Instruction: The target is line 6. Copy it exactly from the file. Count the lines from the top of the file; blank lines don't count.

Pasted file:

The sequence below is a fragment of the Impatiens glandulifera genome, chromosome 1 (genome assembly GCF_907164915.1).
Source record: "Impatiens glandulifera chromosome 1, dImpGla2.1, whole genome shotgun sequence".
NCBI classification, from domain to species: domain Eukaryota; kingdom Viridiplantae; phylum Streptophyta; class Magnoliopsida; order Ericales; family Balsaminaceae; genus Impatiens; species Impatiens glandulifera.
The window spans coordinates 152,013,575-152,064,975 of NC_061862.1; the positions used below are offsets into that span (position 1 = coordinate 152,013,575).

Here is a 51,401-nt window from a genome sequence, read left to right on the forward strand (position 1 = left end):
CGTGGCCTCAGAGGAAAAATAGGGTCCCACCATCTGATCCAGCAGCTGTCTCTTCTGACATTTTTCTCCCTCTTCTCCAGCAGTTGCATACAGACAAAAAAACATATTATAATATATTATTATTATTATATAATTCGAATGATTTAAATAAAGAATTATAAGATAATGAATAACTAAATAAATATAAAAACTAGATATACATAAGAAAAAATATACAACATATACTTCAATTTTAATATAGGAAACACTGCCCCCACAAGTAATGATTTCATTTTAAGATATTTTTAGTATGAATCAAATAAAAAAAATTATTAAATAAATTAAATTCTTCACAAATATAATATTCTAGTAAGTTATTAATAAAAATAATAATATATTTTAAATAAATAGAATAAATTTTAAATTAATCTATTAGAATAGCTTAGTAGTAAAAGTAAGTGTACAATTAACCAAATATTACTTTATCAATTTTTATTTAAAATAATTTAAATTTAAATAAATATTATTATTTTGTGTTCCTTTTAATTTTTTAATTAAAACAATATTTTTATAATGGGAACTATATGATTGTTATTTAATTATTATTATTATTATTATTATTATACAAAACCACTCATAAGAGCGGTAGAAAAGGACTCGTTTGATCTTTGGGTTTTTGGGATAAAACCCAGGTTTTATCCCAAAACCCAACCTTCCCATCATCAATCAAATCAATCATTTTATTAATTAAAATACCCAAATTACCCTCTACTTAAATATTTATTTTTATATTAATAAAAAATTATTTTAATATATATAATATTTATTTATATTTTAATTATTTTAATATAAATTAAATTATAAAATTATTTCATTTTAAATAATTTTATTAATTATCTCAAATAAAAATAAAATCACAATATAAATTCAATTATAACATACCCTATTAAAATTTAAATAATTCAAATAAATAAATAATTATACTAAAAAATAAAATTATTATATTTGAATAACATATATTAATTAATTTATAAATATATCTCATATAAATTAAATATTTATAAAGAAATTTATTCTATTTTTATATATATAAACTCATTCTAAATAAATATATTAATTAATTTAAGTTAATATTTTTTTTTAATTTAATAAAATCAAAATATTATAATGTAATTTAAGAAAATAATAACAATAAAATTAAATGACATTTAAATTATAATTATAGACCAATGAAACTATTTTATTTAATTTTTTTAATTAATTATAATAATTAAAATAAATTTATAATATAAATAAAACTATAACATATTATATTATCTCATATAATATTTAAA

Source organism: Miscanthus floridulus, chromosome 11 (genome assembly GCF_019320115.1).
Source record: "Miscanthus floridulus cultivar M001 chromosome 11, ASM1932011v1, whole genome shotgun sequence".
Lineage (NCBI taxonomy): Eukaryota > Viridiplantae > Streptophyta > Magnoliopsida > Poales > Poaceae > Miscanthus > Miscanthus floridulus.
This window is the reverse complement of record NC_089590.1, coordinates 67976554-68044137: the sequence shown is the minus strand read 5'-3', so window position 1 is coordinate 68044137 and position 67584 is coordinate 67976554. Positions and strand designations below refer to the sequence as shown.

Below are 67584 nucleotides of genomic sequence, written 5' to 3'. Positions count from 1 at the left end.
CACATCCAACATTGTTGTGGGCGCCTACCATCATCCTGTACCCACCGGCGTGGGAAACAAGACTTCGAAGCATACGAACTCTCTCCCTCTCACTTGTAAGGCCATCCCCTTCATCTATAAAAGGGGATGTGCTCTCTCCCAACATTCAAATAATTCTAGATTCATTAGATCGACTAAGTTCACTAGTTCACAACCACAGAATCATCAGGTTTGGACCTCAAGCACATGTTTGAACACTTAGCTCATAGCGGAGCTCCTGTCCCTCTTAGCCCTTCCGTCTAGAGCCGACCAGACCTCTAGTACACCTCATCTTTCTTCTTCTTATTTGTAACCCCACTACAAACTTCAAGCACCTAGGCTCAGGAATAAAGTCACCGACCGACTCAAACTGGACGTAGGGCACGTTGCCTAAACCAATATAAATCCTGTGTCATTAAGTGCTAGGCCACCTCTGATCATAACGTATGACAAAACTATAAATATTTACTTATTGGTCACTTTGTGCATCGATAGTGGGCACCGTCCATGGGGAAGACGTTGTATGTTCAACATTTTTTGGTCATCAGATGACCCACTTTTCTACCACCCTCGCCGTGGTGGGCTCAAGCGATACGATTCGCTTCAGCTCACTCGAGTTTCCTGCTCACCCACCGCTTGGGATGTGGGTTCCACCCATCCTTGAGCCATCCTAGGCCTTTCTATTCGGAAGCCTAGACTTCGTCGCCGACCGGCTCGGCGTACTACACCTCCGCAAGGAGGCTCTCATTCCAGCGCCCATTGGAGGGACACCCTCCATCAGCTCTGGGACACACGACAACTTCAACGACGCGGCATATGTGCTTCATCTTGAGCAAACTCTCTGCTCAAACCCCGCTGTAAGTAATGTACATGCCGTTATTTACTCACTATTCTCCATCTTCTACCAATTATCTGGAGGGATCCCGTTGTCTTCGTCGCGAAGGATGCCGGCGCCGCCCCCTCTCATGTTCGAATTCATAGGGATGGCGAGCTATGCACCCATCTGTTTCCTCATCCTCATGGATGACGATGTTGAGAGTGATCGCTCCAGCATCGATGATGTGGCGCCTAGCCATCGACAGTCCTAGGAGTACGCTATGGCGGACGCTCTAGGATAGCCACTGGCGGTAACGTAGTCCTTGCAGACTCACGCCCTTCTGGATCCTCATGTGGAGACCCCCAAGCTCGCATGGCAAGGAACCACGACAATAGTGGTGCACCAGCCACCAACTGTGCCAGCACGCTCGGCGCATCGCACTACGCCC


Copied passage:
CGTGGCCTCAGAGGAAAAATAGGGTCCCACCATCTGATCCAGCAGCTGTCTCTTCTGACATTTTTCTCCCTCTTCTCCAGCAGTTGCATACAGACAAAAAAACATATTATAATATATTATTATTATTATATAATTCGAATGATTTAAATAAAGAATTATAAGATAATGAATAACTAAATAAATATAAAAACTAGATATACATAAGAAAAAATATACAACATATACTTCAATTTTAATATAGGAAACACTGCCCCCACAAGTAATGATTTCATTTTAAGATATTTTTAGTATGAATCAAATAAAAAAAATTATTAAATAAATTAAATTCTTCACAAATATAATATTCTAGTAAGTTATTAATAAAAATAATAATATATTTTAAATAAATAGAATAAATTTTAAATTAATCTATTAGAATAGCTTAGTAGTAAAAGTAAGTGTACAATTAACCAAATATTACTTTATCAATTTTTATTTAAAATAATTTAAATTTAAATAAATATTATTATTTTGTGTTCCTTTTAATTTTTTAATTAAAACAATATTTTTATAATGGGAACTATATGATTGTTATTTAATTATTATTATTATTATTATTATTATACAAAACCACTCATAAGAGCGGTAGAAAAGGACTCGTTTGATCTTTGGGTTTTTGGGATAAAACCCAGGTTTTATCCCAAAACCCAACCTTCCCATCATCAATCAAATCAATCATTTTATTAATTAAAATACCCAAATTACCCTCTACTTAAATATTTATTTTTATATTAATAAAAAATTATTTTAATATATATAATATTTATTTATATTTTAATTATTTTAATATAAATTAAATTATAAAATTATTTCATTTTAAATAATTTTATTAATTATCTCAAATAAAAATAAAATCACAATATAAATTCAATTATAACATACCCTATTAAAATTTAAATAATTCAAATAAATAAATAATTATACTAAAAAATAAAATTATTATATTTGAATAACATATATTAATTAATTTATAAATATATCTCATATAAATTAAATATTTATAAAGAAATTTATTCTATTTTTATATATATAAACTCATTCTAAATAAATATATTAATTAATTTAAGTTAATATTTTTTTTTAATTTAATAAAATCAAAATATTATAATGTAATTTAAGAAAATAATAACAATAAAATTAAATGACATTTAAATTATAATTATAGACCAATGAAACTATTTTATTTAATTTTTTTAATTAATTATAATAATTAAAATAAATTTATAATATAAATAAAACTATAACATATTATATTATCTCATATAATATTTAAA